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Bloody Heroes

T his is a theme I return to once in a while and here it is again

. Three reasons. One, as I write it is the last month of the 20th century and this is a set which was produced in the early part of the 20th century. Quite when can be disputed but lets say 1900-1901.

It commemorates acts of bravery that had occurred in the latter part of the 19th century and was produced by one of the great cigarette card producers of all time.

As this century comes to and end there has been something of an explosion of programmes dedicated to war veterans memories. These are fiendishly powerful memories. The wounds of memory are so painful for many of these people still. I do not want to think there is anything going to happen to me which means I can start a sentence but just have to stop half way through.

Those are the first two reasons, I think.

The third is a set has just come to light in someone's attic. There is something fun about such things still happening and quite pleasing they do. The fact it never happens to me does not sour me on other people's good fortune.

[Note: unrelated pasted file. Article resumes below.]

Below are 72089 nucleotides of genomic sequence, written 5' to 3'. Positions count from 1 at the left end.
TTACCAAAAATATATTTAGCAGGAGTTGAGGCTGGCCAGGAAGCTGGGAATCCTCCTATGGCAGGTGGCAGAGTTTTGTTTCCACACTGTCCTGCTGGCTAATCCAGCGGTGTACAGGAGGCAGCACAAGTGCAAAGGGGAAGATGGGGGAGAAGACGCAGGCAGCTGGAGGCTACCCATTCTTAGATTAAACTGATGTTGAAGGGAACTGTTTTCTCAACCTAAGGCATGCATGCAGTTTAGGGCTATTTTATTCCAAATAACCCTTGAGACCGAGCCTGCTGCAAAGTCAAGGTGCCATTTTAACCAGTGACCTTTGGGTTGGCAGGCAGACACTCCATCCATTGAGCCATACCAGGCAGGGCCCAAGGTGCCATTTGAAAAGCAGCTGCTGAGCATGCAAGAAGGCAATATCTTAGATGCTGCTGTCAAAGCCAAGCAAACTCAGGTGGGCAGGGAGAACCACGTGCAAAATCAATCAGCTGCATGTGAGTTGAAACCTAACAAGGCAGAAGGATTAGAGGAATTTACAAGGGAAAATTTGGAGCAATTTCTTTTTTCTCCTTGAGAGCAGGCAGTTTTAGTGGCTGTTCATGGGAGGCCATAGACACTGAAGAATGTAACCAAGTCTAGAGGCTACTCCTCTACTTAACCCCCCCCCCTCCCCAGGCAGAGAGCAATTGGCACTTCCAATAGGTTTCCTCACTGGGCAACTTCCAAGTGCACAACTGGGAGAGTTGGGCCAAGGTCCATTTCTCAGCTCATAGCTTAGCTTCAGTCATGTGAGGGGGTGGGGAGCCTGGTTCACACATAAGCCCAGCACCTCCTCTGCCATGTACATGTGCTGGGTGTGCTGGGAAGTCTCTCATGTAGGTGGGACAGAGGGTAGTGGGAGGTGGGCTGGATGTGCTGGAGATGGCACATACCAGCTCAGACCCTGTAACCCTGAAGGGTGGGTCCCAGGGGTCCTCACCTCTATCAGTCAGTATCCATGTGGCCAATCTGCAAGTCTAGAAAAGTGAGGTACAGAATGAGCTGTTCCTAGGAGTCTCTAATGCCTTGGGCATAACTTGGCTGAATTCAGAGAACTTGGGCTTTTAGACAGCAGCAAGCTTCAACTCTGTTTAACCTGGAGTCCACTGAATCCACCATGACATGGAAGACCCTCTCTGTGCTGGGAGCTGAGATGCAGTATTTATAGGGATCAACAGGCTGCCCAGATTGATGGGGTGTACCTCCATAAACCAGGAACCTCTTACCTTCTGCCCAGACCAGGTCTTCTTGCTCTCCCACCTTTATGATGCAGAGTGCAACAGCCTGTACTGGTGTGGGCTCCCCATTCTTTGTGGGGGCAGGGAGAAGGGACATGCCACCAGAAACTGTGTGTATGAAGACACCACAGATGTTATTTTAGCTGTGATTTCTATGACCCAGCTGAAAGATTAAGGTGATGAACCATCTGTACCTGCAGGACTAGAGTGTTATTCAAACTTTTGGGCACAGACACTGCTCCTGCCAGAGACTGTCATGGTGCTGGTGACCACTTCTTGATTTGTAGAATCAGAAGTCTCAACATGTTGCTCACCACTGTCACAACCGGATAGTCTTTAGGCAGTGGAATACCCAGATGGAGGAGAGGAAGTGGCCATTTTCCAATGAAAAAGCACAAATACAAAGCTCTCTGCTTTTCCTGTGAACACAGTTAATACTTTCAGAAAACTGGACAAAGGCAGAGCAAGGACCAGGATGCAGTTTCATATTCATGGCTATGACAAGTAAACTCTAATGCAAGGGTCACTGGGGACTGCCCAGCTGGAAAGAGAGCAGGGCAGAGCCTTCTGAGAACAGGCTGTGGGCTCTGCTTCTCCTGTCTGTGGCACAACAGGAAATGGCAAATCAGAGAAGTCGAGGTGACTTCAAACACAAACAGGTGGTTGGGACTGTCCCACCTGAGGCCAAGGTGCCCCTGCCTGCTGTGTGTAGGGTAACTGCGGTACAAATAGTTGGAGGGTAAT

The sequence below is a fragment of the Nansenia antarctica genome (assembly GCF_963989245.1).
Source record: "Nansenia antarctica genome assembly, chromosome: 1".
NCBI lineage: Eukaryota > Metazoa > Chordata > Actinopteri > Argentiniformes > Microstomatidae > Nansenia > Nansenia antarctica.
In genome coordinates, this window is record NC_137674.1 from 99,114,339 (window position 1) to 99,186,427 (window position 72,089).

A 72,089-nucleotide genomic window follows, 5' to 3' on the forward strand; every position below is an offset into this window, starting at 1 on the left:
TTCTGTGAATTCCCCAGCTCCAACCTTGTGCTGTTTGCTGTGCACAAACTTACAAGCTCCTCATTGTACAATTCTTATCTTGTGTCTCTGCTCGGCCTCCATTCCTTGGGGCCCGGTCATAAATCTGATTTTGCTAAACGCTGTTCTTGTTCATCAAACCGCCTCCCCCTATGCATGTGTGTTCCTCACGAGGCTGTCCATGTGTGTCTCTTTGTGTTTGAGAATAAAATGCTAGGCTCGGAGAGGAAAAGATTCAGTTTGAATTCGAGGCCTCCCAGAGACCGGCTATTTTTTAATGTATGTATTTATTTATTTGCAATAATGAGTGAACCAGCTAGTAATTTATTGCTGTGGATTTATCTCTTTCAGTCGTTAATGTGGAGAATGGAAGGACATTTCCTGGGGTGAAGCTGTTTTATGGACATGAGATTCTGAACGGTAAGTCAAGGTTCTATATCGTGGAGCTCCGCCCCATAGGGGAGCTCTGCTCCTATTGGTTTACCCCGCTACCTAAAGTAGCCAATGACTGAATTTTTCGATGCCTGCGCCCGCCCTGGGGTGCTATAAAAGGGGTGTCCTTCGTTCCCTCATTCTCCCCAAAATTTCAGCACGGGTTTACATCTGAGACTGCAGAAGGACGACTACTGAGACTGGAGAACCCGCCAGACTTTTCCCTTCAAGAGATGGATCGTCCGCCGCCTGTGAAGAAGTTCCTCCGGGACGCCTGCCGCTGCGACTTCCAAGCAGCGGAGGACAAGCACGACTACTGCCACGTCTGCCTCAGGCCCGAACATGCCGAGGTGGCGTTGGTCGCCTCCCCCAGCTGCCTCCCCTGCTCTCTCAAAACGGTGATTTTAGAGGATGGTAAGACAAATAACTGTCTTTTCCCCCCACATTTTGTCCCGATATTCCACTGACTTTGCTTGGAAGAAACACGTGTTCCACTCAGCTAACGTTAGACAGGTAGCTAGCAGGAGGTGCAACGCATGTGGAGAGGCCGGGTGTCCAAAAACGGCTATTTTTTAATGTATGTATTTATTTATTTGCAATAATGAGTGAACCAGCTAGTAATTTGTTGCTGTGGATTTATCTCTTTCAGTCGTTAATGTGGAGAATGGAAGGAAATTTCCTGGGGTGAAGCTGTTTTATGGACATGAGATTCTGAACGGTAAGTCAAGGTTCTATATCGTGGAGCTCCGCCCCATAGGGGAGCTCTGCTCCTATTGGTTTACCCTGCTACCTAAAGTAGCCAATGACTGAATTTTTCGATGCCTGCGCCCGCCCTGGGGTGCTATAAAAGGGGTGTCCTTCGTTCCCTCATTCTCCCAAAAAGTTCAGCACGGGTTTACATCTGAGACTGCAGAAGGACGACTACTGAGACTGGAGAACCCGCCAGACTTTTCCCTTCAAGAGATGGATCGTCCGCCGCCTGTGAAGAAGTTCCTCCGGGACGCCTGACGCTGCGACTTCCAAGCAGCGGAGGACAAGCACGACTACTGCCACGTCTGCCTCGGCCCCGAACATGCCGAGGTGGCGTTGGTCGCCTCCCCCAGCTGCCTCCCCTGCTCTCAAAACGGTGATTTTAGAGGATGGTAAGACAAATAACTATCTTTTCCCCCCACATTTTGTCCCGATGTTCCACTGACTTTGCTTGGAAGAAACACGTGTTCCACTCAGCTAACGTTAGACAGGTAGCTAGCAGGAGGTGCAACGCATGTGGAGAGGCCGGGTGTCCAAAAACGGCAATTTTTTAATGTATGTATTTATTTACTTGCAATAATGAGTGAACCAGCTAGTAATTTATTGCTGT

What it does do is neatly sum up a couple of ways of getting Victoria Crosses.

The set is of course, Taddy's, Victoria Cross Heroes, series one.

Apart from the general stuff about Taddy I have not actually written a page about a set from this company before.

Two reasons, they are rare and they are expensive. However every day on the television I see cars which are rare and expensive and it does not stop me wanting one of them.

VC cards come in two types, those which show the fellow in the manner of a passport photograph and those which show our fellow engaging in the act of bravery itself. Taddy produced sets in both styles. This set shows the chap acting out the brave deed.

Being an early card the reverse of the thing is taken up by a pretty large advertisement for Taddy itself. Often this took up the entire reverse of a Taddy card but thankfully times they were a changing and in this instance half the reverse of the card is devoted to a brief description of what is actually going on.